There is much that comes to mind when one mentions the Sahara India Parivar — an empire of chit funds, retail and Bollywood movie production, a high-visibility brand of patriotism that lends considerable credence to Samuel Johnson’s oft-quoted view in this matter, a rags-to-riches story that defines the crony capitalism that is synonymous with our times. Earlier this week, being at the receiving end of some of the sternest strictures the Supreme Court has passed against a litigant ever, Sahara also provided an object lesson in what not to do if you are a litigant before the apex court. The judgment in Subrata Roy Sahara v. Union of India and others is a landmark one, not merely for the law it laid down asserting its own powers of contempt of court but equally for its firm put-down of Sahara’s tactics in court.
The law which the court laid down in this case is of seminal importance. Sahara had failed to comply with the court’s order to refund `17,400 crore to the Securities and Exchange Board of India (Sebi). After affording numerous opportunities, the court imprisoned its promoter Subrata Roy, the legality of which was being challenged in this case. Dismissing the challenge, the court held that it had the powers to detain a person in custody, using its constitutional powers of contempt of court. While it might have been appropriate for the court to lay down in more detail the circumstances when such a power restraining the personal liberty of a citizen could be used, the assertion of such powers was entirely justified. To contend, as the petitioner did, that the extent of the court’s powers of imprisonment would be six months and the extent of fine `2,000 would be absurd. It would mean that a multi-million rupee debtor could continue to evade compliance with a judicial order as long as he was ready to serve a brief sentence and pay a trifling fine incommensurate to his debt. The very fabric of the rule of law would be threatened were such an interpretation accepted.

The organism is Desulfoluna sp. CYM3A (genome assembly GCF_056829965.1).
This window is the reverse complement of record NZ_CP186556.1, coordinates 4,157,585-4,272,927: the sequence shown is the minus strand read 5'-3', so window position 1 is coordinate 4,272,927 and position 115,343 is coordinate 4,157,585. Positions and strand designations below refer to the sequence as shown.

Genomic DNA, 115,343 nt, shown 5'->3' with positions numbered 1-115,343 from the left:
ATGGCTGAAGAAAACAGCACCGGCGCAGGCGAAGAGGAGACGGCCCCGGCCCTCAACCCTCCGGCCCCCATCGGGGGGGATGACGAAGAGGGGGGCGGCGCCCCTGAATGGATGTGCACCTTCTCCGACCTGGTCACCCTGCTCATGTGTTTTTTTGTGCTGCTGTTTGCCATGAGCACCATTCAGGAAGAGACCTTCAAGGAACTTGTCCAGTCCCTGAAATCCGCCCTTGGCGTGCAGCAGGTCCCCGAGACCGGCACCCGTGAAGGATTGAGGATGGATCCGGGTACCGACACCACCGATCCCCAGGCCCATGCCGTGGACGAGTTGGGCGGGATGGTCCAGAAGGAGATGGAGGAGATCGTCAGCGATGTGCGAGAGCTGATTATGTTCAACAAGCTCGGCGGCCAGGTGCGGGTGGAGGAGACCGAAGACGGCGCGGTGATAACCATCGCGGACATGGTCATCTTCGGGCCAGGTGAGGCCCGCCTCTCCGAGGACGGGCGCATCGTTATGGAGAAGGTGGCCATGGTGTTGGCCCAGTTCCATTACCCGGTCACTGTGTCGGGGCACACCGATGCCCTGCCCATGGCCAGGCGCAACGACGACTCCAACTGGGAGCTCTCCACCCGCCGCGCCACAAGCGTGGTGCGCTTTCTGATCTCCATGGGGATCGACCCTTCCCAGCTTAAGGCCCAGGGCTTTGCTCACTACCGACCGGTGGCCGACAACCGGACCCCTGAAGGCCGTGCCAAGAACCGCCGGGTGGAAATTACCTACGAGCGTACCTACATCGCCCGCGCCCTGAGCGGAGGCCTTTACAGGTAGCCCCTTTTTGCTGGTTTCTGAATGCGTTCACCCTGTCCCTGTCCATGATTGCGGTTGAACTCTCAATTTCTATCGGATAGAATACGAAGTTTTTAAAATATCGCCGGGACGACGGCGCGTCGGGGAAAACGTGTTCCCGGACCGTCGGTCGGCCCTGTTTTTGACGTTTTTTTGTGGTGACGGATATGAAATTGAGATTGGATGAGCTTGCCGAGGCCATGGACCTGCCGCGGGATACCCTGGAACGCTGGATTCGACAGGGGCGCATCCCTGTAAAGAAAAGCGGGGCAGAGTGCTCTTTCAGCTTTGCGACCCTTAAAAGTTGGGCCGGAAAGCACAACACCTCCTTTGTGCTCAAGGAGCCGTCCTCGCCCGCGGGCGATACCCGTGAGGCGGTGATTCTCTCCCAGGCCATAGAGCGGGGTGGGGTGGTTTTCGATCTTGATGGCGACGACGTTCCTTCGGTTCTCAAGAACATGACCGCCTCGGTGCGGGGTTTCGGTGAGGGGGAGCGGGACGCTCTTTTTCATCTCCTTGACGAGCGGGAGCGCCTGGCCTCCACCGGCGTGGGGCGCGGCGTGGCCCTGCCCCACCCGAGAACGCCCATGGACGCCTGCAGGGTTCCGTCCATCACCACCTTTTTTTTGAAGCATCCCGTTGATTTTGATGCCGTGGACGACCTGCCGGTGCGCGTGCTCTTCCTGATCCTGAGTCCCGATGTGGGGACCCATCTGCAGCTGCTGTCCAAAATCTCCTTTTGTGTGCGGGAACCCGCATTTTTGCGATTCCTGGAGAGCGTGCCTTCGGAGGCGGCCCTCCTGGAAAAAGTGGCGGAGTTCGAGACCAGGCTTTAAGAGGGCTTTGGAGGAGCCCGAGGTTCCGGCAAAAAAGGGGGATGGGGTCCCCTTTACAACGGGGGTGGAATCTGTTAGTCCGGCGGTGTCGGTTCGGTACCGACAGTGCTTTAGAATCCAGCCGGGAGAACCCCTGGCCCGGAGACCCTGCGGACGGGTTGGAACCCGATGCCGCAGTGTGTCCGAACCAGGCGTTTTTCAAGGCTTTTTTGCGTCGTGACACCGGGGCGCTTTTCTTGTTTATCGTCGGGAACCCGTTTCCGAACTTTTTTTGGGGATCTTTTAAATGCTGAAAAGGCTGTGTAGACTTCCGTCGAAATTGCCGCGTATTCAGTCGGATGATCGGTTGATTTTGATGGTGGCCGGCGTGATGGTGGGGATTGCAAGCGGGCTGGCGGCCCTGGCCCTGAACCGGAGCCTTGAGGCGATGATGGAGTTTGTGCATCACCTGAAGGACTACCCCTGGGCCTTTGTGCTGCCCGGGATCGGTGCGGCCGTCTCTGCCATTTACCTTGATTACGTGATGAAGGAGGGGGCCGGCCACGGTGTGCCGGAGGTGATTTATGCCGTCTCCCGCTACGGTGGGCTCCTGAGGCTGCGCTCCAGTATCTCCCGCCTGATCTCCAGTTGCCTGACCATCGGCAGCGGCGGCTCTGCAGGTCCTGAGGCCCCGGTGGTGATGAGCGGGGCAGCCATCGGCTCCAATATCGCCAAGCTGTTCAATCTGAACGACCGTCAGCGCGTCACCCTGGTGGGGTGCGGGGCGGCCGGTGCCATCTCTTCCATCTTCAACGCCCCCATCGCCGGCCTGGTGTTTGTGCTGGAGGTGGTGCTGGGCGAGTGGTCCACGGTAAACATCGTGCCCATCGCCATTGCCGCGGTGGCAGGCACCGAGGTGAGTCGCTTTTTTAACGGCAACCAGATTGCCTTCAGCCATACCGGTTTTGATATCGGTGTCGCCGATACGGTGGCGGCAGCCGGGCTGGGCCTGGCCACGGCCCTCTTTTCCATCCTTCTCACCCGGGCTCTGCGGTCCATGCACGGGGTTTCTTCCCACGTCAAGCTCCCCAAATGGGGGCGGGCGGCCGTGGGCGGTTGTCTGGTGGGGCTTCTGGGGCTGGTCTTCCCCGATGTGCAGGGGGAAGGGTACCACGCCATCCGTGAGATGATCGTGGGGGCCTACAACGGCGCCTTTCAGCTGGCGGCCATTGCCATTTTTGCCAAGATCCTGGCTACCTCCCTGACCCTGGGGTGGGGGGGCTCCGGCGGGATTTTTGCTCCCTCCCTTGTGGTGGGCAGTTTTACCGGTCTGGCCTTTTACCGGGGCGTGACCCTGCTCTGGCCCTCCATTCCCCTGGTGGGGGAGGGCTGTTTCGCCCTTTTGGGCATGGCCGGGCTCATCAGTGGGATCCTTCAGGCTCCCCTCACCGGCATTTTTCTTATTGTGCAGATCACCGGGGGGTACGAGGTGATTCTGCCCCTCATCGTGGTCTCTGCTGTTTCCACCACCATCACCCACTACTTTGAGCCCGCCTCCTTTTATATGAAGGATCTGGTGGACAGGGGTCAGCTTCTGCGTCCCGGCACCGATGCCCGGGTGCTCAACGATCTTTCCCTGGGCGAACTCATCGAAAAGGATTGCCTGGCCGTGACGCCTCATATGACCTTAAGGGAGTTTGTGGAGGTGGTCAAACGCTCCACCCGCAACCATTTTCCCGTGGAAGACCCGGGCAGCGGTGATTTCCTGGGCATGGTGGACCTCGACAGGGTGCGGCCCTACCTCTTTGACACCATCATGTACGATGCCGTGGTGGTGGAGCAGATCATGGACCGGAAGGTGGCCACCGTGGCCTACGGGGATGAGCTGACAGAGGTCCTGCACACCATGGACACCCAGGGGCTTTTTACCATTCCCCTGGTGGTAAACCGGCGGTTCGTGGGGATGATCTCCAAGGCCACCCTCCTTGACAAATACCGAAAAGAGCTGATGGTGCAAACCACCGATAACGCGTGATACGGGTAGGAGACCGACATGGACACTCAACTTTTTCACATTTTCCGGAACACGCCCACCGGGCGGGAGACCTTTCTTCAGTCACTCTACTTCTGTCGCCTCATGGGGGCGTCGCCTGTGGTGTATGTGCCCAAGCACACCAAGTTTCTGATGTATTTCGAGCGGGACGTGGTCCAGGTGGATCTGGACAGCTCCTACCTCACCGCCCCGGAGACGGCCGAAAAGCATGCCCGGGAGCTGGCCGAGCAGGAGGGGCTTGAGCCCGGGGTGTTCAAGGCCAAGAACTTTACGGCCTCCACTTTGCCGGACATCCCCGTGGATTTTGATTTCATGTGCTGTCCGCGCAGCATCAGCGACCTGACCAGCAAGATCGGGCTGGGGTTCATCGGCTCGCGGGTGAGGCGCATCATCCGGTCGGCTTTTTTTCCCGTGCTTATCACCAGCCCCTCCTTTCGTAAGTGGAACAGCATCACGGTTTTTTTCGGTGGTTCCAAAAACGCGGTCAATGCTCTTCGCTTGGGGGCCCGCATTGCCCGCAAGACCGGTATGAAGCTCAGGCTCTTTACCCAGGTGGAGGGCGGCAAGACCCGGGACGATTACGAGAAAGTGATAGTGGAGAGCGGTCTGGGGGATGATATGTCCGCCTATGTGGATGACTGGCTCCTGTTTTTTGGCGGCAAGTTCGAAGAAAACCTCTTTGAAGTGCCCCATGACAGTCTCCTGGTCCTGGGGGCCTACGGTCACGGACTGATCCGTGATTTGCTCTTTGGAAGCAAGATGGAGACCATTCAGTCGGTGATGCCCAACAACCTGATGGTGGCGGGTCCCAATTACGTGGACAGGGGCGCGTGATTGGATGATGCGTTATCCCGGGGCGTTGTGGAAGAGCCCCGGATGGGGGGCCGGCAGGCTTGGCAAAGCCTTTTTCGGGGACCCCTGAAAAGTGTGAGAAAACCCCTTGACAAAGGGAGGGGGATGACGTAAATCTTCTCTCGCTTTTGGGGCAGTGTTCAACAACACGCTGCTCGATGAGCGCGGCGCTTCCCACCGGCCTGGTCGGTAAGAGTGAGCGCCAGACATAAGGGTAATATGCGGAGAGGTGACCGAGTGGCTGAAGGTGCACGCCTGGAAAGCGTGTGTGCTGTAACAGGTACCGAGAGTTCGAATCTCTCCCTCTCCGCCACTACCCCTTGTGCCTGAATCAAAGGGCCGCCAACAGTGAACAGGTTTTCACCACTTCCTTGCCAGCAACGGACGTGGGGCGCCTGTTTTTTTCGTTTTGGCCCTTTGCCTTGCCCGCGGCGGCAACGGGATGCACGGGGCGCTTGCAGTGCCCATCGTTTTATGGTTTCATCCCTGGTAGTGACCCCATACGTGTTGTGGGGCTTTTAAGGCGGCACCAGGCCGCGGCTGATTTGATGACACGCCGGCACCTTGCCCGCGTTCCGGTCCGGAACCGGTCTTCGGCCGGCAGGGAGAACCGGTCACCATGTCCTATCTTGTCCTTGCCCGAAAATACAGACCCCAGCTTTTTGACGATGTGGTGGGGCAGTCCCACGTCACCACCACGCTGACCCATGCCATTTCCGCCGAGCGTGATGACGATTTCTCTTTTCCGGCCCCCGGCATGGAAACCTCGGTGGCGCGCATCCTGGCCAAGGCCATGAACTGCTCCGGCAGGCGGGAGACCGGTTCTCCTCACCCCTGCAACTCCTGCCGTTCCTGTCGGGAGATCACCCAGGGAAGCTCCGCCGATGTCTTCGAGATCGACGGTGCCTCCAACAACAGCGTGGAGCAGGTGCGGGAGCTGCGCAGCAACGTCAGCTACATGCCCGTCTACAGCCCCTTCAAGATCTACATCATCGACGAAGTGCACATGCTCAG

It is tempting to conclude that the seeming insinuation of predetermination and prejudice made by counsel was simply rebutted by the court by a suggestion of its own that the allegation of bias was a disingenuous pretext to alter the constitution of the Bench hearing the matter. But that would do disservice to the judges. There was no claim in this case that the judges had a financial or proprietary interest in the matter that necessitated recusal. In law as in life, the lessons of a judgment far outlive the judgment itself.
The court’s dismissal of the claim of bias must not be read as imposing a restraining effect on analogous claims in the future. In several situations propriety might demand that judges recuse themselves in a matter and counsel would be entitled to ask them to do so. But to make such a claim irresponsibly would invite strong judicial sanction. Especially when such claims are made from a position of contumacy, with questionable bona fides, and a resolute unwillingness to adhere to the rule of law like Sahara. It is to such claimants that the judgment serves a severe warning — no matter how powerful you are, how deep your pockets might be or how many senior counsel agree to represent you, before the court everyone is equal. A weak argument desperate to achieve relief at any cost will be called out for what it is— ‘full of sound and fury, signifying nothing’. In a country, where otherwise might is right and rule of law often subservient to the whims of the powerful, the judgment comes as a welcome note of egalitarian discordance where one is judged not by his connections but instead by his actions.
Arghya Sengupta is research director at Vidhi Centre for Legal Policy. He provided research assistance to the senior counsel appearing for Sebi in this matter
The views expressed by the author are personal